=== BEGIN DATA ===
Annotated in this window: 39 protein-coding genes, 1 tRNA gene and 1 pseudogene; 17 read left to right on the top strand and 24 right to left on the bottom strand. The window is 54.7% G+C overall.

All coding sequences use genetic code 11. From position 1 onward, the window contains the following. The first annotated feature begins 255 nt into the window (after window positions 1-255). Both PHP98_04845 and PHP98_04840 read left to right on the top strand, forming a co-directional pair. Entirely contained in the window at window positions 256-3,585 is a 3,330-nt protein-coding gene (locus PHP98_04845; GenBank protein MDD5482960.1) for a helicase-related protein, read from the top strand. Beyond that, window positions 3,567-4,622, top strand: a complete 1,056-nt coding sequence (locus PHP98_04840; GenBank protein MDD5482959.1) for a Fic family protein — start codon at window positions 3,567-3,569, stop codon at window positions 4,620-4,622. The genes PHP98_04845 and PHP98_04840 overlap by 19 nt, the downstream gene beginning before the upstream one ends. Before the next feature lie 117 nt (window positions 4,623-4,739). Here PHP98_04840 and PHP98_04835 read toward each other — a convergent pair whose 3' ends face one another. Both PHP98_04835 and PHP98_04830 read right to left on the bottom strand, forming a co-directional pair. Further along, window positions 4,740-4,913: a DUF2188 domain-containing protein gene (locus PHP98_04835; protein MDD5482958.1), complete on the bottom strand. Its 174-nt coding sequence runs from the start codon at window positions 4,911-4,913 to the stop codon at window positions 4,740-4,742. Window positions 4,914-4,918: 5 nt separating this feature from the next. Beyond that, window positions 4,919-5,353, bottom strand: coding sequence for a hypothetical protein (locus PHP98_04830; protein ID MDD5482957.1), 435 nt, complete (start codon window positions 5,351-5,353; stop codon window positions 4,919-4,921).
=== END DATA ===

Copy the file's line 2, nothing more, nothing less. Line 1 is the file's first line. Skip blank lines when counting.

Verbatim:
All coding sequences use genetic code 11. From position 1 onward, the window contains the following. The first annotated feature begins 255 nt into the window (after window positions 1-255). Both PHP98_04845 and PHP98_04840 read left to right on the top strand, forming a co-directional pair. Entirely contained in the window at window positions 256-3,585 is a 3,330-nt protein-coding gene (locus PHP98_04845; GenBank protein MDD5482960.1) for a helicase-related protein, read from the top strand. Beyond that, window positions 3,567-4,622, top strand: a complete 1,056-nt coding sequence (locus PHP98_04840; GenBank protein MDD5482959.1) for a Fic family protein — start codon at window positions 3,567-3,569, stop codon at window positions 4,620-4,622. The genes PHP98_04845 and PHP98_04840 overlap by 19 nt, the downstream gene beginning before the upstream one ends. Before the next feature lie 117 nt (window positions 4,623-4,739). Here PHP98_04840 and PHP98_04835 read toward each other — a convergent pair whose 3' ends face one another. Both PHP98_04835 and PHP98_04830 read right to left on the bottom strand, forming a co-directional pair. Further along, window positions 4,740-4,913: a DUF2188 domain-containing protein gene (locus PHP98_04835; protein MDD5482958.1), complete on the bottom strand. Its 174-nt coding sequence runs from the start codon at window positions 4,911-4,913 to the stop codon at window positions 4,740-4,742. Window positions 4,914-4,918: 5 nt separating this feature from the next. Beyond that, window positions 4,919-5,353, bottom strand: coding sequence for a hypothetical protein (locus PHP98_04830; protein ID MDD5482957.1), 435 nt, complete (start codon window positions 5,351-5,353; stop codon window positions 4,919-4,921).